On February 16, New York State Governor Cuomo announced he was amending his proposal to legalize adult-use cannabis. The full text of the amendments was released on February 22. The changes allow home delivery services, reduce some criminal penalties, and clarify the allocation of funds for social equity.
Citing social and economic equity as the underlying goal, Cuomo amended his proposal to permit delivery services of adult-use cannabis products as a way to “open up access to this new industry even further so more New Yorkers can participate as it grows.” Cuomo’s February 16 announcement explains that delivery services offer a low-cost entry point into the industry, particularly in communities that have been especially impacted by the war on drugs.
Under the amended proposal, the Office of Cannabis Management Board may approve adult-use retail dispensaries that solely intend to deliver product without an approved storefront location. An adult-use dispensary with a storefront cannot deliver products unless it is specifically approved and licensed to do so. Although Cuomo’s announcement implied that local governments would be able to opt out from delivery services operating within their jurisdictions, the text of the proposed amendment does not provide any clarity into which municipalities will be allowed to opt out, the parameters for doing so, or how an opt-out will impact deliveries originating from outside the municipality.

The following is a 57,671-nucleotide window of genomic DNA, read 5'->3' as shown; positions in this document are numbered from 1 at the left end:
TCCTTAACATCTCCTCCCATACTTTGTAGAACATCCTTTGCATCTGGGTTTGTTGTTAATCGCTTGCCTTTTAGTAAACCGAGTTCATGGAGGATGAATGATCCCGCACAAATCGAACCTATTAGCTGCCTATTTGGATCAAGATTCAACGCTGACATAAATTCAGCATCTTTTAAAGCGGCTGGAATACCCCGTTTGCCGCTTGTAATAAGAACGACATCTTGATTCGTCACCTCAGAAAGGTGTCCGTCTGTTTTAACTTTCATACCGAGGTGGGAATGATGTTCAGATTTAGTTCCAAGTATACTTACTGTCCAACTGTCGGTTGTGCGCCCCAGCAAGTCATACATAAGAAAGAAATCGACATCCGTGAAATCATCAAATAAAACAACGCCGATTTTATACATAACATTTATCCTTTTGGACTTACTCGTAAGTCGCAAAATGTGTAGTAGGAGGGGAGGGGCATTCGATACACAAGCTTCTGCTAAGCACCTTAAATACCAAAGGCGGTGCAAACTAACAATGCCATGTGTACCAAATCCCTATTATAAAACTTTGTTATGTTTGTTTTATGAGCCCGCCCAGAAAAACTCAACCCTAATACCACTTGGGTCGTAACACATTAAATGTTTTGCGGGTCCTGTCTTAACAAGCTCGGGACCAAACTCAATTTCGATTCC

The amended proposal reduces specific criminal penalties for the criminal sale of cannabis. By reducing criminal sale penalties, Cuomo aims to ensure that the effort to decriminalize cannabis is not inadvertently reversed. The revisions provide that sale to persons under 21 years old will be a misdemeanor, and illegal sale of one pound or more will remain a felony.
Social Equity Fund Allocation
In our January 27 alert, we mentioned that Cuomo proposed revenues from adult-use cannabis taxes be distributed to fund the social and economic equity plan, which he calls the “bedrock” of his proposal to legalize cannabis. Under the schedule created by Cuomo’s initial budget, the social equity fund would receive $10 million in its first fiscal year, with a $10 million increase every subsequent year until plateauing at $50 million in the 2026-2027 fiscal year. The fund is capped at $100 million, and the amended legislative language does not indicate any change to that scale.
The amendment provides guidance on how the social equity funds will be distributed. Under the amended proposal, the Department of State would work in collaboration with the departments of Labor and Health, the Division of Housing and Community Renewal, and the offices of the Addiction Services, to allocate funding through grants to qualified community-based nonprofit organizations and approved local governments. These nonprofit organizations and local government entities would use the funds to support community revitalization efforts.